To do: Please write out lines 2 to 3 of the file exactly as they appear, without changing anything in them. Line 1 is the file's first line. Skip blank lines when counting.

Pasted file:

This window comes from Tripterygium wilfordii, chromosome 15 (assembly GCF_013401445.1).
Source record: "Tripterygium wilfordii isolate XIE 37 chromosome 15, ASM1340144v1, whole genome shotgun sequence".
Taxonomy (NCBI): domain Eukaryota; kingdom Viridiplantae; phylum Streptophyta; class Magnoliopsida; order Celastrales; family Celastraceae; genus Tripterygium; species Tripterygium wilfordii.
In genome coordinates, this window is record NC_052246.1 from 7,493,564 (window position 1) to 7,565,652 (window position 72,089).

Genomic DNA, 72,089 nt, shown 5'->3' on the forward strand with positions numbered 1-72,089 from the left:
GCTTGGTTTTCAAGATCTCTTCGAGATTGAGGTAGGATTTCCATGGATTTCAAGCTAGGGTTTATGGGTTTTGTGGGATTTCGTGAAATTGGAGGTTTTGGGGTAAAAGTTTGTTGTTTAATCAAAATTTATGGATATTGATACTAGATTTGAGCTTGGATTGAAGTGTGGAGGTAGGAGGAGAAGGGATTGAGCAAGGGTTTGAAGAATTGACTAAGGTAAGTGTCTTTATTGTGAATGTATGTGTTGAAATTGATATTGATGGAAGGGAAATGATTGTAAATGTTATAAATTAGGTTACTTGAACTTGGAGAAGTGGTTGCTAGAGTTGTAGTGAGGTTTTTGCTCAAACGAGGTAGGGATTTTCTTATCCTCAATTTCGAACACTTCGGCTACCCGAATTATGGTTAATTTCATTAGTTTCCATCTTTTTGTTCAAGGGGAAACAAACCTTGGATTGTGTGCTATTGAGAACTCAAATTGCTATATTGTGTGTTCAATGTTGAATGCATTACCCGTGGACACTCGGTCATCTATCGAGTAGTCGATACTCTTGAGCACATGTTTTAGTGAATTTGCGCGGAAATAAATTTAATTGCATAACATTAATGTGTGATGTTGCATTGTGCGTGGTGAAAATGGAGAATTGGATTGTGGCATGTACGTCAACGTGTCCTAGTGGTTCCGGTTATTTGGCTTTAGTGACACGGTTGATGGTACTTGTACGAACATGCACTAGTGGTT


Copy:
Source record: "Tripterygium wilfordii isolate XIE 37 chromosome 15, ASM1340144v1, whole genome shotgun sequence".
Taxonomy (NCBI): domain Eukaryota; kingdom Viridiplantae; phylum Streptophyta; class Magnoliopsida; order Celastrales; family Celastraceae; genus Tripterygium; species Tripterygium wilfordii.